Flutter by Alice Burdick (Mansfield Press, 2008) is light in the comic sense. It is abrupt, with a rapid dry wit, cynical perhaps yet not disheartened in the maudlin sense. p. 22

The modulation of yesteryear
has been flattened, sorry.

So hostile takeovers
here and everywhere.

[…] May: even the dog wears a ribbon.
Suspended, joy shall be resumed.

A foresight of knowing one is in a trough of tough and the light will come back. It’s looking at human nature, like a foible-full species. We have habits we can predict. He’s a product of avoidance tricks. p. 41, “The meat leaves, slowly” ends with something like a koan but gets into this human habit of being inescapable from ourselves.

Have you seen the water boil?
It does so in it own waves.
Daughters of fisherman
fear the open seas
so mow the hills to roads.

Funny, in a tragi-comedy sense. We won’t make the mistakes of the fathers. To empty the sea of fish isn’t going to happen in the next generation (partly because they learned consequence, partly because the fish are gone). The next generation won’t repeat the heartache of people lost at sea, so turn the collective attention to the land, which they then plunder and crush. But it’s different, because it’s land and its for housing and practical infrastructure, not traditional way of life. As if, See? Different.

We make our paths, but tend not to lie in paths of trains. We are one of the maker-species, chronic nest-builders, compulsive migration-makers. We are in the bath of our boiling selves, rolling with each other so we have little vantage to stop and speculate on the large scale patterns we are within.

The poetry seems a sort of slow-pick for the fast clip of it. Dense and light simultaneously because it doesn’t dwell within the length of the line or poem, more over the whole criss-crossing similar ground.

Good News Bible (Harper Collins, 1994), The Deuterocanonical Books of Apocrypha. Tobias 5:4-6

Tobias then went out to look for someone who knew the way to Medina and would travel with him. Almost as soon as he left the house, he found himself face to face with Raphael. Tobias did not know that Rafael was an angel so asked him where he was from. “I am an Israelite,” Rafael answered, “one of your distant relatives and I have come here to Ninevah to find work.”

Interesting reply. Lying angels? Or true, in a manner of speaking, to the understanding in a world where god gave truth only to the Israelite true believers, a world where the only trusted tribe is one’s own and one must marry cousins so descendants of prophets keep marrying prophets, plus keep profit in the family.

I have a few variants of holy books. It’s curious how impulse finds similar shapes in cultures. It’s like convergent evolution whether Israel‘s weight of showing collarbone or elbow, much like the symbolic weight placed in Eastern Morocco where we were, like the fundamentalist Christian time and place I was were showing the knee was salacious invitation, or at worship with those who follow Bhagavad Gita with women modestly covered and separate from the men. Yet not the man’s body, their forearms or ankles never a come-on by existing. Must be the faulty wiring of humans, susceptibility to myth and confirmation bias and tribe.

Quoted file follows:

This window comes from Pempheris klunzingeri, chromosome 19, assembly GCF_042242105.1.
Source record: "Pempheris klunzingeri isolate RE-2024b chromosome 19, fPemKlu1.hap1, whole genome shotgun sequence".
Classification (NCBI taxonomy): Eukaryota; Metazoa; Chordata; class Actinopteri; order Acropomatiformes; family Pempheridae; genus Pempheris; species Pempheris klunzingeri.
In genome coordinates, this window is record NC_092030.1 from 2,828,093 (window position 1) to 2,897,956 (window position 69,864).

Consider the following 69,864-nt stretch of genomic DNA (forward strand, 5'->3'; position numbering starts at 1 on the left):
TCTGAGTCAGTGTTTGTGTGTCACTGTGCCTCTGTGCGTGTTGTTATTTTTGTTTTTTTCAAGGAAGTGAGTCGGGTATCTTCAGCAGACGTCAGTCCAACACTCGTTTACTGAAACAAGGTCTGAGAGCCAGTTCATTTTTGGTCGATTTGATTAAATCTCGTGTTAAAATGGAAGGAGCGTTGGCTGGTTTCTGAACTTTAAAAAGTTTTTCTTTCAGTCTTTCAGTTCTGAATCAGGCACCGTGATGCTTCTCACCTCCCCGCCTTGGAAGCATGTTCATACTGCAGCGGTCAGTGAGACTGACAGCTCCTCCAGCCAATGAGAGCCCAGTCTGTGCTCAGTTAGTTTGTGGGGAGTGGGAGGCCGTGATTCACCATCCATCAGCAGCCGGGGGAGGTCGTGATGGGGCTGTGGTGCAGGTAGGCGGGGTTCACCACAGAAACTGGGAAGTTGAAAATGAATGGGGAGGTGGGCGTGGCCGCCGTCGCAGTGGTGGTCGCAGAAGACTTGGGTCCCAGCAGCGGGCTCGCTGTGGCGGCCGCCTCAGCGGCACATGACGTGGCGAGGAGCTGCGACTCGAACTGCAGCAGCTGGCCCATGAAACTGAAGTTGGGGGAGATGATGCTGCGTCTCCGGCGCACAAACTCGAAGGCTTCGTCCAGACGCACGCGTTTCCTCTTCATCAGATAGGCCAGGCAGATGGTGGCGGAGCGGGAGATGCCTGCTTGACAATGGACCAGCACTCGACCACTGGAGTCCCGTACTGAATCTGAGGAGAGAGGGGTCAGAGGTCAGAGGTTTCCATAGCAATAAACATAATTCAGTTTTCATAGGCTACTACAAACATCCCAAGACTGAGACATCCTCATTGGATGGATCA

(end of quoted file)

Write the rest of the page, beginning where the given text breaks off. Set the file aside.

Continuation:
In the Orchard, the Swallows by Peter Hobbs (Anansi, 2012) is a story from Pakistan of a man released from prison, p. 42

We woke, later, and watched the dawn arrive. The smudges of grey polished into colour. The sandy path to the village yellowing, and the houses emerging from their gloom, their dull mud bricks beginning to warm. The mountains materializing, immense against the skyline, clean-capped with ice, then furrowed and brown beneath the snowline. The cold air somehow lifting, as though the whole valley took in a breath and held it, silent for a moment.

What could I add to that? The slow reveal of attention to detail. I couldn’t bring back to mind waking in the night in Italy to see dawn arrive until that described. It isn’t so much seeing blue cast disappear as I would have thought of it. It is more to see the colors arrive as if they’d never been and suddenly are. Space seeming to enlarge in time-lapse as visibility distance spreads. An attentive capture of being in that time of day.

It lilts thru in iambic regularity, simple words, concrete images, plain language, nothing extraneous and self-referential to distract. No editorializing asides, no zealous elbow of wit yet not simple and not easily achieved.

Bleeding Light by Sheniz Janmohamed (Tsar, 2010) is a collection of rhymed ghazals with striking metaphors such as one of he who can drain blood from an opal (p. 13). They are often dramatic, almost theatrical yet fresh. I can’t say I’ve heard anyone else say as she did on p. 8,